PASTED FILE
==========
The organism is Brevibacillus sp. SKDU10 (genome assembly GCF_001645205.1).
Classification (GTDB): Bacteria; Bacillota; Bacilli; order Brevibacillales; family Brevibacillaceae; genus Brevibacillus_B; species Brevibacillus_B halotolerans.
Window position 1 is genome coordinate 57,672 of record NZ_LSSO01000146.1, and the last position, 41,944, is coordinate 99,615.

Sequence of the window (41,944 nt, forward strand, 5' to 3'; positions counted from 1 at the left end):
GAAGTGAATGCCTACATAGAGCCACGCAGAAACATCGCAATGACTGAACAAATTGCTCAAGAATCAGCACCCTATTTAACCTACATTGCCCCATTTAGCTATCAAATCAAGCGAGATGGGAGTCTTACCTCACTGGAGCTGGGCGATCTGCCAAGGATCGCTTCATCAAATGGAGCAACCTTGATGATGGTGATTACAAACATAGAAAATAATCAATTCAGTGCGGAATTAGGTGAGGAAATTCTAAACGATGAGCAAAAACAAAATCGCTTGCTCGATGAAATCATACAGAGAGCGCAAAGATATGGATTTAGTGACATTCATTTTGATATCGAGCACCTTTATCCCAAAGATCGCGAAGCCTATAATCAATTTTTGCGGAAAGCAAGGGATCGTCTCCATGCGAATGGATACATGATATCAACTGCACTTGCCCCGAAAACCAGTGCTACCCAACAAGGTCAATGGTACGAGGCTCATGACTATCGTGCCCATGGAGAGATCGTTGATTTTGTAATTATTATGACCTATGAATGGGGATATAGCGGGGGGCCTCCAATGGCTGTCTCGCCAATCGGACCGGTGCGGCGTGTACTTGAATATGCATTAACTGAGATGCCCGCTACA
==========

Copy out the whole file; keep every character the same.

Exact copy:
The organism is Brevibacillus sp. SKDU10 (genome assembly GCF_001645205.1).
Classification (GTDB): Bacteria; Bacillota; Bacilli; order Brevibacillales; family Brevibacillaceae; genus Brevibacillus_B; species Brevibacillus_B halotolerans.
Window position 1 is genome coordinate 57,672 of record NZ_LSSO01000146.1, and the last position, 41,944, is coordinate 99,615.

Sequence of the window (41,944 nt, forward strand, 5' to 3'; positions counted from 1 at the left end):
GAAGTGAATGCCTACATAGAGCCACGCAGAAACATCGCAATGACTGAACAAATTGCTCAAGAATCAGCACCCTATTTAACCTACATTGCCCCATTTAGCTATCAAATCAAGCGAGATGGGAGTCTTACCTCACTGGAGCTGGGCGATCTGCCAAGGATCGCTTCATCAAATGGAGCAACCTTGATGATGGTGATTACAAACATAGAAAATAATCAATTCAGTGCGGAATTAGGTGAGGAAATTCTAAACGATGAGCAAAAACAAAATCGCTTGCTCGATGAAATCATACAGAGAGCGCAAAGATATGGATTTAGTGACATTCATTTTGATATCGAGCACCTTTATCCCAAAGATCGCGAAGCCTATAATCAATTTTTGCGGAAAGCAAGGGATCGTCTCCATGCGAATGGATACATGATATCAACTGCACTTGCCCCGAAAACCAGTGCTACCCAACAAGGTCAATGGTACGAGGCTCATGACTATCGTGCCCATGGAGAGATCGTTGATTTTGTAATTATTATGACCTATGAATGGGGATATAGCGGGGGGCCTCCAATGGCTGTCTCGCCAATCGGACCGGTGCGGCGTGTACTTGAATATGCATTAACTGAGATGCCCGCTACA